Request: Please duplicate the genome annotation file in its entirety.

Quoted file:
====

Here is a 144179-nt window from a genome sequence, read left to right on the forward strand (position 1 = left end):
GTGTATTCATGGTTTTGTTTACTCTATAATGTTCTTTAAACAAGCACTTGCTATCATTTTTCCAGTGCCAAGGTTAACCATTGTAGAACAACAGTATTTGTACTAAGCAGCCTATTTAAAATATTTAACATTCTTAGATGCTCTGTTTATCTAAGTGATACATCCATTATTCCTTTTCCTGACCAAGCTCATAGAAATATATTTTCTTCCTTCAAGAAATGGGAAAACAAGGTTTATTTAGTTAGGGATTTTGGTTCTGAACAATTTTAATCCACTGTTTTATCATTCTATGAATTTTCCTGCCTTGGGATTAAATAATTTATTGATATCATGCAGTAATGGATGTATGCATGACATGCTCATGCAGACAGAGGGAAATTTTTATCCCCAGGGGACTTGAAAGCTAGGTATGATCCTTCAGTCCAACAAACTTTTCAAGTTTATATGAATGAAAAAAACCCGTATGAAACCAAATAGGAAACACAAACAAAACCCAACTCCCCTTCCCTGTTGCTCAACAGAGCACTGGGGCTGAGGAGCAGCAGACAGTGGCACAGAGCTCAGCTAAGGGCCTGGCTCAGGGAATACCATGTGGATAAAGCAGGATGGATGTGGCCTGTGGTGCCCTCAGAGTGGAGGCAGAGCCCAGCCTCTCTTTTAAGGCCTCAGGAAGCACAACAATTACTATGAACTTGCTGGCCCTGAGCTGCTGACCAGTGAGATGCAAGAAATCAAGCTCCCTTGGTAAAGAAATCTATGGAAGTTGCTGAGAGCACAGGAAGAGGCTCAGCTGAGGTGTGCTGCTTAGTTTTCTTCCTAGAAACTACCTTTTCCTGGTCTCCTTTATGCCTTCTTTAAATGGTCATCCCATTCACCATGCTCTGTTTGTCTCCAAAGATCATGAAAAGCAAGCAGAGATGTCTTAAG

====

Here is a 144179-nt window from a genome sequence, read left to right on the forward strand (position 1 = left end):
GTGTATTCATGGTTTTGTTTACTCTATAATGTTCTTTAAACAAGCACTTGCTATCATTTTTCCAGTGCCAAGGTTAACCATTGTAGAACAACAGTATTTGTACTAAGCAGCCTATTTAAAATATTTAACATTCTTAGATGCTCTGTTTATCTAAGTGATACATCCATTATTCCTTTTCCTGACCAAGCTCATAGAAATATATTTTCTTCCTTCAAGAAATGGGAAAACAAGGTTTATTTAGTTAGGGATTTTGGTTCTGAACAATTTTAATCCACTGTTTTATCATTCTATGAATTTTCCTGCCTTGGGATTAAATAATTTATTGATATCATGCAGTAATGGATGTATGCATGACATGCTCATGCAGACAGAGGGAAATTTTTATCCCCAGGGGACTTGAAAGCTAGGTATGATCCTTCAGTCCAACAAACTTTTCAAGTTTATATGAATGAAAAAAACCCGTATGAAACCAAATAGGAAACACAAACAAAACCCAACTCCCCTTCCCTGTTGCTCAACAGAGCACTGGGGCTGAGGAGCAGCAGACAGTGGCACAGAGCTCAGCTAAGGGCCTGGCTCAGGGAATACCATGTGGATAAAGCAGGATGGATGTGGCCTGTGGTGCCCTCAGAGTGGAGGCAGAGCCCAGCCTCTCTTTTAAGGCCTCAGGAAGCACAACAATTACTATGAACTTGCTGGCCCTGAGCTGCTGACCAGTGAGATGCAAGAAATCAAGCTCCCTTGGTAAAGAAATCTATGGAAGTTGCTGAGAGCACAGGAAGAGGCTCAGCTGAGGTGTGCTGCTTAGTTTTCTTCCTAGAAACTACCTTTTCCTGGTCTCCTTTATGCCTTCTTTAAATGGTCATCCCATTCACCATGCTCTGTTTGTCTCCAAAGATCATGAAAAGCAAGCAGAGATGTCTTAAG